Europe is in a recession, but there are signs of little green shoots popping up—we believe the worst may be behind the European Union. Likewise, the newly elected Japanese Premier Shinzo Abe is putting pressure on the Bank of Japan to pursue the same accommodative policies as our own Federal Reserve Bank to stimulate growth in that country. The emerging market economies are showing signs of renewed strength, as evidenced by the fact Macau saw gambling revenues balloon 20% this past December. Longer term we still expect the emerging economies and the emerging middle classes within those economies to fuel significant growth over the coming decades.
Since most of the world’s major central banks are pursuing inflationary policies similar to our own Federal Reserve Bank we would expect inflationary pressures to increase in most major economies. Europe could be an exception to this as the austerity measures pursued there probably pose a greater risk for deflation than inflation.
As with the domestic market, we expect global short-term interest rates to remain low; but, due to inflationary pressures we would expect some upward pressure on longer-term interest rates. Again, the exception is probably the European rate environment where longer-term rates probably still have room to fall, particularly in some of the periphery states.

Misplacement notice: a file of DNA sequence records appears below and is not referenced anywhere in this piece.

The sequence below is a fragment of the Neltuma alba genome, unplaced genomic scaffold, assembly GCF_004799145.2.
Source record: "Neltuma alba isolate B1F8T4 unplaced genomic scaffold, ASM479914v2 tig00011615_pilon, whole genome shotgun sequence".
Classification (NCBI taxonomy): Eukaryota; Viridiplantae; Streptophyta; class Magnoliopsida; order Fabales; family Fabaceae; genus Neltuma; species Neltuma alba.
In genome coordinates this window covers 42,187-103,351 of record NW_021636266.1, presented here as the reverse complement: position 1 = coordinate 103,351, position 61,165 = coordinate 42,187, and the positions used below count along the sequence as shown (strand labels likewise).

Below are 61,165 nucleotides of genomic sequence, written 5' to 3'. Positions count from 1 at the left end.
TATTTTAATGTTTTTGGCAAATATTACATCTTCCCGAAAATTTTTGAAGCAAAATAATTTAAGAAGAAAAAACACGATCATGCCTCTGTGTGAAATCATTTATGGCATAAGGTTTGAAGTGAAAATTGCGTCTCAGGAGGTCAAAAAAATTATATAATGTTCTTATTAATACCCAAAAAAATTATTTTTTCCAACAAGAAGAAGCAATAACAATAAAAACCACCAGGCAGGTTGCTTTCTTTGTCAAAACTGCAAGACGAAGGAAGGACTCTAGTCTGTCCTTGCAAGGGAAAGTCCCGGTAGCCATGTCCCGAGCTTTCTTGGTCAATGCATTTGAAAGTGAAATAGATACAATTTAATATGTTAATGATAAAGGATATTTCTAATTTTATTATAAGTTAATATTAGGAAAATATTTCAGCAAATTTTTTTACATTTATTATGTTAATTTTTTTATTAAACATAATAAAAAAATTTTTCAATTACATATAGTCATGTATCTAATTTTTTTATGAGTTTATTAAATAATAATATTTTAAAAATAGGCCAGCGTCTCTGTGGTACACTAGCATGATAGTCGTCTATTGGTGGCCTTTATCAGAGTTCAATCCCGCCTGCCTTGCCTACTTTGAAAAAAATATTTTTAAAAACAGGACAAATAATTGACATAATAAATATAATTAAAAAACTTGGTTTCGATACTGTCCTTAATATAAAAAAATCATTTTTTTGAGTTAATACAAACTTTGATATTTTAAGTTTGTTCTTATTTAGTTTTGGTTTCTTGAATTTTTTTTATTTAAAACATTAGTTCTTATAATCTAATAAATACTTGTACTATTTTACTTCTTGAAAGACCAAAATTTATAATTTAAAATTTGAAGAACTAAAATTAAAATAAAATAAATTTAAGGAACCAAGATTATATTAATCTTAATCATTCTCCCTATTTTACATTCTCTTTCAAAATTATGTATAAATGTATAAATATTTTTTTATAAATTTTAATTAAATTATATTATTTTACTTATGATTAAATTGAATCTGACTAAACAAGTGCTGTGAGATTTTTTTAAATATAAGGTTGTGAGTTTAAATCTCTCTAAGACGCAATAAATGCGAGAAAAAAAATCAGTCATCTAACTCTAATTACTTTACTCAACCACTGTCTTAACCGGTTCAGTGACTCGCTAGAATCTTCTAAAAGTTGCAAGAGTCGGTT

The dollar remains the unquestioned global reserve currency but oddly enough, since last summer the Euro has been the world’s strongest currency. This is largely due to Europe’s austerity measures as opposed to our inflationary monetary stimulus policies. Japan is now also pursuing those same policies, which has led to a10% devaluation in the yen versus the US dollar. We would expect the dollar/euro relationship to stabilize, but we expect further declines in the yen.
Global central banks’ inflationary policies will be positive for natural resource prices. Renewed economic growth in the emerging markets will be a huge positive for natural resource prices. Longer-term, increased global demand without a comparable increase in supply will keep natural resource prices on their upward sloping trajectory.
Global Equity Markets
We’ve become much more constructive with regard to developed and emerging international markets. At present we have a neutral weighting but the next move is likely to be an overweight. Valuations in developed international markets remain attractive; and, emerging and frontier market valuations are attractive relative to their high growth rates.
Global Bond Markets
While we remain concerned about the seemingly never-ending sovereign debt crisis in Europe, we believe current yield levels offered by some of the periphery states compensate investors for those risks. Longer term we believe developed foreign government bonds will outperform U.S. Treasury bonds due to their higher yields and less inflationary central bank policies. We would underweight emerging market debt as we believe those yields no longer compensate investors for the inherent inflation and credit risks.